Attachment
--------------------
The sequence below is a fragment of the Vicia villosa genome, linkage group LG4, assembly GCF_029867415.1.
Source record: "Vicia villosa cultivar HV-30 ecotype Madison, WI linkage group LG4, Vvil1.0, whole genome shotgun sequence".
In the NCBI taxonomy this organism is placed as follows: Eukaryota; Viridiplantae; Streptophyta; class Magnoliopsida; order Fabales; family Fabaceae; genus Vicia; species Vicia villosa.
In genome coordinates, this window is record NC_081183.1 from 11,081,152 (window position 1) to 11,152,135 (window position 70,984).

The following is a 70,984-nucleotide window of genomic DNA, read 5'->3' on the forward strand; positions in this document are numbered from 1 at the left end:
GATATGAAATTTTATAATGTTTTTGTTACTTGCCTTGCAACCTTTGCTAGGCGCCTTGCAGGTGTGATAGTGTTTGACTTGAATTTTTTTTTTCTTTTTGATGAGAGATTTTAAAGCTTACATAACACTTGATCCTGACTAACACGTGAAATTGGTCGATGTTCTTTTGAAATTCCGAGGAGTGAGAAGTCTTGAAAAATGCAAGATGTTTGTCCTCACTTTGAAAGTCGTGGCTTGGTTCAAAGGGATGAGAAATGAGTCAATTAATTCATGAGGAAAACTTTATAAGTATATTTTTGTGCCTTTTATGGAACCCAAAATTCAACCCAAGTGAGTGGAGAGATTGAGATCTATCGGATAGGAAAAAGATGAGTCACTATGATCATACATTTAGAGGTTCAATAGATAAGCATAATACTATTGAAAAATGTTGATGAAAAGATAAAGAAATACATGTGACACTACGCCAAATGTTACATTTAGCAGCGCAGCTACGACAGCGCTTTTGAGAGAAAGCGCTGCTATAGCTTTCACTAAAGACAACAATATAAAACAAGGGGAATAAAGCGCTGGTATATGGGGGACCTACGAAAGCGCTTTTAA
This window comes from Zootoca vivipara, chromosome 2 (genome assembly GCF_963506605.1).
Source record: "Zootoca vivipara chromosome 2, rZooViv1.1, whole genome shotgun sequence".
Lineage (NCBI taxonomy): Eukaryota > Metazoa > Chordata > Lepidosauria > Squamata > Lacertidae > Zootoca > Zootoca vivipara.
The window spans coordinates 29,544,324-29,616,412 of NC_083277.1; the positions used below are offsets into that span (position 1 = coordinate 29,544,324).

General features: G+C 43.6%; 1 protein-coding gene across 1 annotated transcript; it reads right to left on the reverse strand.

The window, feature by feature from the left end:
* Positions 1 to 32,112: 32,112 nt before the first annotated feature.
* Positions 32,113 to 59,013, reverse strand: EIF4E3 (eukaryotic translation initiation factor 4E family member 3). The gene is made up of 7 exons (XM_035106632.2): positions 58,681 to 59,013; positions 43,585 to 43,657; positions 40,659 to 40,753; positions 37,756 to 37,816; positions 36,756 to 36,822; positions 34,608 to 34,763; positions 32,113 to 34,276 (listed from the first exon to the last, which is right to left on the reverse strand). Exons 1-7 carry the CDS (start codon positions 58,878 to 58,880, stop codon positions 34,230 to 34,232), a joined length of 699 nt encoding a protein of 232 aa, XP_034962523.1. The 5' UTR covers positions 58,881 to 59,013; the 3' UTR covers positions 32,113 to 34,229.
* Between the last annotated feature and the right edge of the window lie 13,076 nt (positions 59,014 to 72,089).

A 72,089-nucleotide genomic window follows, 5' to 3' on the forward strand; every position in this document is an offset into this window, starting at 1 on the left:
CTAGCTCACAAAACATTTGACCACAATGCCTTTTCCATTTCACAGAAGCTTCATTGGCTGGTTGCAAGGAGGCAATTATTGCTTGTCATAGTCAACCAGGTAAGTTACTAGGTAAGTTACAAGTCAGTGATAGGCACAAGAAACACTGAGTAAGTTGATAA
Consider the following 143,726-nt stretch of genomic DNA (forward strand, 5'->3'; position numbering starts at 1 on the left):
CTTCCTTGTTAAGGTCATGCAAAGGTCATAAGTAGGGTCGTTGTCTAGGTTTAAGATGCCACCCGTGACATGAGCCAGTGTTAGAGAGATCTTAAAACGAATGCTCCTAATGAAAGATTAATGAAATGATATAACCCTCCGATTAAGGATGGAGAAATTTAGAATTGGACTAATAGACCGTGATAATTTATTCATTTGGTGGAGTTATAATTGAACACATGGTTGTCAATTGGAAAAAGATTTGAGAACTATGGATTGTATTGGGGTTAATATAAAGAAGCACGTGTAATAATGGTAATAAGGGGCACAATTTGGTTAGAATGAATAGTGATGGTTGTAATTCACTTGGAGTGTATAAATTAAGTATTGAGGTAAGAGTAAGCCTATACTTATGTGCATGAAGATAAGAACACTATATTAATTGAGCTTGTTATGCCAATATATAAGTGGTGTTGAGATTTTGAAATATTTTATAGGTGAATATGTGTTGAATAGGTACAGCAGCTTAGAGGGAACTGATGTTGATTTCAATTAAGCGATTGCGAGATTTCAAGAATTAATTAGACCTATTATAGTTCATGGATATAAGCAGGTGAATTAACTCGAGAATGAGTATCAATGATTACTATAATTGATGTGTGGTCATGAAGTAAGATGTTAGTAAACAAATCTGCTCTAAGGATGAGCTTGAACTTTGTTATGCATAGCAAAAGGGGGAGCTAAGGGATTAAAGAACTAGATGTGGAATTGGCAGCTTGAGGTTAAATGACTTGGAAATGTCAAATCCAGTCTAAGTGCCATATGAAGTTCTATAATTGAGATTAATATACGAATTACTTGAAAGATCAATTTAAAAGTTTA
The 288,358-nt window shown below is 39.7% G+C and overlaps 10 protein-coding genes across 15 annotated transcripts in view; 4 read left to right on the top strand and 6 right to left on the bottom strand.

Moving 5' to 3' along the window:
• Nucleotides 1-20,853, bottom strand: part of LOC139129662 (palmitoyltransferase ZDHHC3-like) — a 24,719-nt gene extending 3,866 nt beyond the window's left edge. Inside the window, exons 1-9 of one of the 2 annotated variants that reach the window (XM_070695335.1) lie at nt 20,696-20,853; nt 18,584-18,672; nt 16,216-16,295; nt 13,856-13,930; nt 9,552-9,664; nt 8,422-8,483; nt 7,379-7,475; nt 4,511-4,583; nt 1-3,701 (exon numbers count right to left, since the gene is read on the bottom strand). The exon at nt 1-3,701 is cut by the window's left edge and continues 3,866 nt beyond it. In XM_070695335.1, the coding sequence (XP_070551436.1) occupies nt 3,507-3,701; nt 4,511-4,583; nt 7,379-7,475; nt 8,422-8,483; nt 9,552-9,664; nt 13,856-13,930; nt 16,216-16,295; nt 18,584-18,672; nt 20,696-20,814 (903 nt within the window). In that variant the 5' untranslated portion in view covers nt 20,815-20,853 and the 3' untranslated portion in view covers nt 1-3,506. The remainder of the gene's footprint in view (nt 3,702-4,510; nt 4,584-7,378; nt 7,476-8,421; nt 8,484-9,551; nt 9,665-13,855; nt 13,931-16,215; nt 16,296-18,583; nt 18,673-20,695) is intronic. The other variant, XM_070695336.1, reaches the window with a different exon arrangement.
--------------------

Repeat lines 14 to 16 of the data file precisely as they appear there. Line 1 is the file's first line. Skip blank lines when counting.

* Positions 32,113 to 59,013, reverse strand: EIF4E3 (eukaryotic translation initiation factor 4E family member 3). The gene is made up of 7 exons (XM_035106632.2): positions 58,681 to 59,013; positions 43,585 to 43,657; positions 40,659 to 40,753; positions 37,756 to 37,816; positions 36,756 to 36,822; positions 34,608 to 34,763; positions 32,113 to 34,276 (listed from the first exon to the last, which is right to left on the reverse strand). Exons 1-7 carry the CDS (start codon positions 58,878 to 58,880, stop codon positions 34,230 to 34,232), a joined length of 699 nt encoding a protein of 232 aa, XP_034962523.1. The 5' UTR covers positions 58,881 to 59,013; the 3' UTR covers positions 32,113 to 34,229.
* Between the last annotated feature and the right edge of the window lie 13,076 nt (positions 59,014 to 72,089).

A 72,089-nucleotide genomic window follows, 5' to 3' on the forward strand; every position in this document is an offset into this window, starting at 1 on the left: